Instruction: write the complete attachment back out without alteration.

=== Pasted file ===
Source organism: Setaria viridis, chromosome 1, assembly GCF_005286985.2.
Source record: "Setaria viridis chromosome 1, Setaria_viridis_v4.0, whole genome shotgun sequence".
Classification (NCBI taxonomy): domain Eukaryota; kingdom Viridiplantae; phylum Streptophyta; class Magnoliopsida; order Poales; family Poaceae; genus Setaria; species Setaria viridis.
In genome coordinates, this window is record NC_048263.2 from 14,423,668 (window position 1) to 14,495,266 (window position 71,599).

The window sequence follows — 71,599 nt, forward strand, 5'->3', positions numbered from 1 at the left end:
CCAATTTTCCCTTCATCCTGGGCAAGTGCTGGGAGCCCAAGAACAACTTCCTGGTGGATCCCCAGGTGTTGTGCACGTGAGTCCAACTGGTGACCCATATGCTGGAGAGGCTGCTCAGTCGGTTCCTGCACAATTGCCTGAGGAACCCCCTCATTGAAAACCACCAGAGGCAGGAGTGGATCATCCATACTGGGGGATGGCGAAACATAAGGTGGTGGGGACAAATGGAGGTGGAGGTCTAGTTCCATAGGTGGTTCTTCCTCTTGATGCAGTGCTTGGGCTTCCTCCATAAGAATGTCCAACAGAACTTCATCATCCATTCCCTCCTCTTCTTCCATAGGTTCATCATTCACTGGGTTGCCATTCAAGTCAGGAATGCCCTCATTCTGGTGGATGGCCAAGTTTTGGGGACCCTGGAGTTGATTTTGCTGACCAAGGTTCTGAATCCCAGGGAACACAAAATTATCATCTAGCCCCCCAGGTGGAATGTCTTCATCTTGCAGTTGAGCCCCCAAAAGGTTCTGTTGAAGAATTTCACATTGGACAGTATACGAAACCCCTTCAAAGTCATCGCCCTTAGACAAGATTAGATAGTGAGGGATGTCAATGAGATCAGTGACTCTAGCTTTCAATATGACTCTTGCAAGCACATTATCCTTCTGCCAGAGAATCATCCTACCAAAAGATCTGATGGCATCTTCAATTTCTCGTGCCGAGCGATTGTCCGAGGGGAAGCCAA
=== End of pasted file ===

Source organism: Setaria viridis, chromosome 1, assembly GCF_005286985.2.
Source record: "Setaria viridis chromosome 1, Setaria_viridis_v4.0, whole genome shotgun sequence".
Classification (NCBI taxonomy): domain Eukaryota; kingdom Viridiplantae; phylum Streptophyta; class Magnoliopsida; order Poales; family Poaceae; genus Setaria; species Setaria viridis.
In genome coordinates, this window is record NC_048263.2 from 14,423,668 (window position 1) to 14,495,266 (window position 71,599).

The window sequence follows — 71,599 nt, forward strand, 5'->3', positions numbered from 1 at the left end:
CCAATTTTCCCTTCATCCTGGGCAAGTGCTGGGAGCCCAAGAACAACTTCCTGGTGGATCCCCAGGTGTTGTGCACGTGAGTCCAACTGGTGACCCATATGCTGGAGAGGCTGCTCAGTCGGTTCCTGCACAATTGCCTGAGGAACCCCCTCATTGAAAACCACCAGAGGCAGGAGTGGATCATCCATACTGGGGGATGGCGAAACATAAGGTGGTGGGGACAAATGGAGGTGGAGGTCTAGTTCCATAGGTGGTTCTTCCTCTTGATGCAGTGCTTGGGCTTCCTCCATAAGAATGTCCAACAGAACTTCATCATCCATTCCCTCCTCTTCTTCCATAGGTTCATCATTCACTGGGTTGCCATTCAAGTCAGGAATGCCCTCATTCTGGTGGATGGCCAAGTTTTGGGGACCCTGGAGTTGATTTTGCTGACCAAGGTTCTGAATCCCAGGGAACACAAAATTATCATCTAGCCCCCCAGGTGGAATGTCTTCATCTTGCAGTTGAGCCCCCAAAAGGTTCTGTTGAAGAATTTCACATTGGACAGTATACGAAACCCCTTCAAAGTCATCGCCCTTAGACAAGATTAGATAGTGAGGGATGTCAATGAGATCAGTGACTCTAGCTTTCAATATGACTCTTGCAAGCACATTATCCTTCTGCCAGAGAATCATCCTACCAAAAGATCTGATGGCATCTTCAATTTCTCGTGCCGAGCGATTGTCCGAGGGGAAGCCAA